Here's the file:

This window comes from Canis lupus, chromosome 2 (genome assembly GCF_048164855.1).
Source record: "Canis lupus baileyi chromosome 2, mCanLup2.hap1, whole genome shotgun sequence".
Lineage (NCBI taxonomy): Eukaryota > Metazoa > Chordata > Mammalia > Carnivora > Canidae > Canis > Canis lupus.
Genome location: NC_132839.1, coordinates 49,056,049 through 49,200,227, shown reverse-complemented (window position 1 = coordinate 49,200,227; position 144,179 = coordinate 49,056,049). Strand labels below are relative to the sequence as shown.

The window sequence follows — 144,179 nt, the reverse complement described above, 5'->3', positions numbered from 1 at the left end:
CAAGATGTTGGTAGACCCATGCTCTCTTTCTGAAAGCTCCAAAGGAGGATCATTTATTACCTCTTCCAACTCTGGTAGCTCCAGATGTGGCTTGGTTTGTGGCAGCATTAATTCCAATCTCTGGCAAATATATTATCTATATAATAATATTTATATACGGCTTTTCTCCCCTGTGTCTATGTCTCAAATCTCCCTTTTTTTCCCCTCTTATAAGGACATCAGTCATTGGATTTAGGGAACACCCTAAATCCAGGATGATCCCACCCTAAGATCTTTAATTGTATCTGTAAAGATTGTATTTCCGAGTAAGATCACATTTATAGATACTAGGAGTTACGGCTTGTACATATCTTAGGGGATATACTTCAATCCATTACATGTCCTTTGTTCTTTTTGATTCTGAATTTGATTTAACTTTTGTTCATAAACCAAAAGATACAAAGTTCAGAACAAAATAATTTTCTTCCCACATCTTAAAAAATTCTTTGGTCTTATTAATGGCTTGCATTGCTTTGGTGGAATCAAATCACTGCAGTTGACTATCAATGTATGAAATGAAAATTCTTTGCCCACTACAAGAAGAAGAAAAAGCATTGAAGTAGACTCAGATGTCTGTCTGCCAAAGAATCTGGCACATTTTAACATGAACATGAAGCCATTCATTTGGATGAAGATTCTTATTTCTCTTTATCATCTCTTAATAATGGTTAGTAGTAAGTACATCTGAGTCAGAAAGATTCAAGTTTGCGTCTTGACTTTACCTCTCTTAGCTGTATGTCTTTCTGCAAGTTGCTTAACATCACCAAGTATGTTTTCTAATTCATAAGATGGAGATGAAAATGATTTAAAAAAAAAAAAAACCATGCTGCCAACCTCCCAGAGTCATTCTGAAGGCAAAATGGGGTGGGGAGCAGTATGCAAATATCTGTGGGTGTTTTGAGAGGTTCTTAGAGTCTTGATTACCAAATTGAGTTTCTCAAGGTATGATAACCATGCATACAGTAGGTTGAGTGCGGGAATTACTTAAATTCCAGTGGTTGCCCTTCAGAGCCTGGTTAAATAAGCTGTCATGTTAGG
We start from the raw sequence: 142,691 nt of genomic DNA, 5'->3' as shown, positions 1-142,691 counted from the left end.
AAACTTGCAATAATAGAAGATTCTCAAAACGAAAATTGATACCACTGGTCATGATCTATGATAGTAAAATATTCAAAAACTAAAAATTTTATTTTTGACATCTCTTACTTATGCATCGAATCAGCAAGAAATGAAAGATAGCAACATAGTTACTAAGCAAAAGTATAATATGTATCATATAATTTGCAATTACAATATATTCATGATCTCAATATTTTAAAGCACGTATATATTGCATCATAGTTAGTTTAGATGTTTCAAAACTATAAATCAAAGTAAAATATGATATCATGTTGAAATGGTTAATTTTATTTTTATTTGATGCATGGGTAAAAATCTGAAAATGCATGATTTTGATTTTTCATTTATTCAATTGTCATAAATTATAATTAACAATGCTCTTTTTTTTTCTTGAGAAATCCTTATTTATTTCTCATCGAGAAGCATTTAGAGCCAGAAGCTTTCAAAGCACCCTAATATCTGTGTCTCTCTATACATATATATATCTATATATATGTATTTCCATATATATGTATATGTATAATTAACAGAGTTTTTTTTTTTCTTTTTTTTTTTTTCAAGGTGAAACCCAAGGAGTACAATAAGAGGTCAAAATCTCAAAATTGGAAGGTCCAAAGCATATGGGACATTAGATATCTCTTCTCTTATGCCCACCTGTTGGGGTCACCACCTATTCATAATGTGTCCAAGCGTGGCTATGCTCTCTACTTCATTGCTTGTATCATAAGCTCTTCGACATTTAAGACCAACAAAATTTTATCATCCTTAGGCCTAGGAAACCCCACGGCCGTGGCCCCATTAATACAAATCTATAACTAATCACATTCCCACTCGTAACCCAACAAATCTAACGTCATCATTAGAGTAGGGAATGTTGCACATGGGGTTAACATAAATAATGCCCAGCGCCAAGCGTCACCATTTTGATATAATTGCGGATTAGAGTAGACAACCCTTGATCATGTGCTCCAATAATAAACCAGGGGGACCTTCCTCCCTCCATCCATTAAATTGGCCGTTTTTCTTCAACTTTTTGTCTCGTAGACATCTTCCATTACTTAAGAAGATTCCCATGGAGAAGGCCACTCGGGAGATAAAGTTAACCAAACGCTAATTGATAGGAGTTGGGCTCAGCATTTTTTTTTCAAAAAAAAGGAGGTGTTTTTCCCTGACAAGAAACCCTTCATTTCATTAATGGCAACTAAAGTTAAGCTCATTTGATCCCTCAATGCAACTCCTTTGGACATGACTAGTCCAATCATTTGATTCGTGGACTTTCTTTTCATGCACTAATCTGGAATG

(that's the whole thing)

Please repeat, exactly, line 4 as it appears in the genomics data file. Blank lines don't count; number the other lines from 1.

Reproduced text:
Genome location: NC_132839.1, coordinates 49,056,049 through 49,200,227, shown reverse-complemented (window position 1 = coordinate 49,200,227; position 144,179 = coordinate 49,056,049). Strand labels below are relative to the sequence as shown.